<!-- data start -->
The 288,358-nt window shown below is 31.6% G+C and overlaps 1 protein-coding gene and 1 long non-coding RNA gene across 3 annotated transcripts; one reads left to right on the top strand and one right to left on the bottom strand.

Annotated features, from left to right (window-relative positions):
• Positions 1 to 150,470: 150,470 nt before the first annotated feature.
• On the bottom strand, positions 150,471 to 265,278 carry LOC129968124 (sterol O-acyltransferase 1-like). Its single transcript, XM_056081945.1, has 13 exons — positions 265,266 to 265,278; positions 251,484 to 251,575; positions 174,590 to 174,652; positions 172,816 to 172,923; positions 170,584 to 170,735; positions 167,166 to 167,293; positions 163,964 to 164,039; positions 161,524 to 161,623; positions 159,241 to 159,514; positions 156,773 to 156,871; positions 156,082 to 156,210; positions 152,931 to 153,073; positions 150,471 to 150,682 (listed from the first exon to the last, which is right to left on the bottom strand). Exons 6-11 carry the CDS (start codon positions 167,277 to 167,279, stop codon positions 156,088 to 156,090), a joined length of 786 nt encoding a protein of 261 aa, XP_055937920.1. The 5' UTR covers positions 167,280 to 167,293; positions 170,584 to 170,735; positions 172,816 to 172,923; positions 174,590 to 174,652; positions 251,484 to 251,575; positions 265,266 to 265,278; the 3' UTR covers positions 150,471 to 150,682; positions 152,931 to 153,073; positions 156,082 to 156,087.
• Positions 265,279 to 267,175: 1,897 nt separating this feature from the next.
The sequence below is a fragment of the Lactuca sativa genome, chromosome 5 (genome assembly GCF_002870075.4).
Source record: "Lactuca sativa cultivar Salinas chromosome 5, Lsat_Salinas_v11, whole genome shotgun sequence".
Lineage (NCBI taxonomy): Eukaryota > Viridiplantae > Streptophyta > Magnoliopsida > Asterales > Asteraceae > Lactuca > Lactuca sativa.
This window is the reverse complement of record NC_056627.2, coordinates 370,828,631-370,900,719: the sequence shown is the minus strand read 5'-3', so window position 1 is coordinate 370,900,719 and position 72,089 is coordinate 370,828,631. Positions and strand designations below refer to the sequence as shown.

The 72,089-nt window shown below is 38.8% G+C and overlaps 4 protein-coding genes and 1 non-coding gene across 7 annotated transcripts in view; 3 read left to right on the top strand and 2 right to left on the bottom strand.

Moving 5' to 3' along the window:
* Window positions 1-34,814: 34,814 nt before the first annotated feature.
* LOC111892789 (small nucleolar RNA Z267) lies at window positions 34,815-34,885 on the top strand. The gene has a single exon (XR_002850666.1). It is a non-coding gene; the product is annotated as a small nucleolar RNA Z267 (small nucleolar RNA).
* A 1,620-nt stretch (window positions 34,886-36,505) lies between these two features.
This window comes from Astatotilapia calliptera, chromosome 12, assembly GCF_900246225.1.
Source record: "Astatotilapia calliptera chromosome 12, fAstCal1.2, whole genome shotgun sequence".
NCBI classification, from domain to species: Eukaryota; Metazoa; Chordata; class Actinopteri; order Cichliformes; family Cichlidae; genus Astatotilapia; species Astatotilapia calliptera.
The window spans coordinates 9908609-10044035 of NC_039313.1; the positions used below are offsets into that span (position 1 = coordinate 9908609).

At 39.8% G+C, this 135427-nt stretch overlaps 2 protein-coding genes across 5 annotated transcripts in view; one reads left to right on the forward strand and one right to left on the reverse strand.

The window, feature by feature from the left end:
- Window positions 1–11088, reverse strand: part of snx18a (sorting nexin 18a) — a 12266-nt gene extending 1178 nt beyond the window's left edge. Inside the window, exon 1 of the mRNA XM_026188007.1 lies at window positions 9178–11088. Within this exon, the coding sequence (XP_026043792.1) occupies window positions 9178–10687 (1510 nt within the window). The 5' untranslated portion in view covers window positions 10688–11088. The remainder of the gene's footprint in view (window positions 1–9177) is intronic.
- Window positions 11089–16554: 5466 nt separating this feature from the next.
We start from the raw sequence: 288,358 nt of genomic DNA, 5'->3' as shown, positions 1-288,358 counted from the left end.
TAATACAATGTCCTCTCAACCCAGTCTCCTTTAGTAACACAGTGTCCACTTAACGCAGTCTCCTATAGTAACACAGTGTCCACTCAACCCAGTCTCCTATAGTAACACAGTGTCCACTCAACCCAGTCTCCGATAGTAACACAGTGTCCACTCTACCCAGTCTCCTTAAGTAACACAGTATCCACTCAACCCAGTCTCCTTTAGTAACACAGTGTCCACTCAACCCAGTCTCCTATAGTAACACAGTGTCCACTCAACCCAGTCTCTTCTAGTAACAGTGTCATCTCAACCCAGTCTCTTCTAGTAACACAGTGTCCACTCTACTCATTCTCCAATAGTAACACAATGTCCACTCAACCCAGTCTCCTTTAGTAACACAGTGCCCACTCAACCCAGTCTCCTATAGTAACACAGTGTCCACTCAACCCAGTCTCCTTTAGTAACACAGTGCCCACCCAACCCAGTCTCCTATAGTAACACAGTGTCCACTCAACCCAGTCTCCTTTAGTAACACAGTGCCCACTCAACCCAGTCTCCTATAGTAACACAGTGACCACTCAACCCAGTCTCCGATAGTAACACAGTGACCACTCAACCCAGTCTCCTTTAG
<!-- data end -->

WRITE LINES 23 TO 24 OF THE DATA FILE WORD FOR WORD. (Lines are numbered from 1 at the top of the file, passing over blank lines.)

We start from the raw sequence: 288,358 nt of genomic DNA, 5'->3' as shown, positions 1-288,358 counted from the left end.
TAATACAATGTCCTCTCAACCCAGTCTCCTTTAGTAACACAGTGTCCACTTAACGCAGTCTCCTATAGTAACACAGTGTCCACTCAACCCAGTCTCCTATAGTAACACAGTGTCCACTCAACCCAGTCTCCGATAGTAACACAGTGTCCACTCTACCCAGTCTCCTTAAGTAACACAGTATCCACTCAACCCAGTCTCCTTTAGTAACACAGTGTCCACTCAACCCAGTCTCCTATAGTAACACAGTGTCCACTCAACCCAGTCTCTTCTAGTAACAGTGTCATCTCAACCCAGTCTCTTCTAGTAACACAGTGTCCACTCTACTCATTCTCCAATAGTAACACAATGTCCACTCAACCCAGTCTCCTTTAGTAACACAGTGCCCACTCAACCCAGTCTCCTATAGTAACACAGTGTCCACTCAACCCAGTCTCCTTTAGTAACACAGTGCCCACCCAACCCAGTCTCCTATAGTAACACAGTGTCCACTCAACCCAGTCTCCTTTAGTAACACAGTGCCCACTCAACCCAGTCTCCTATAGTAACACAGTGACCACTCAACCCAGTCTCCGATAGTAACACAGTGACCACTCAACCCAGTCTCCTTTAG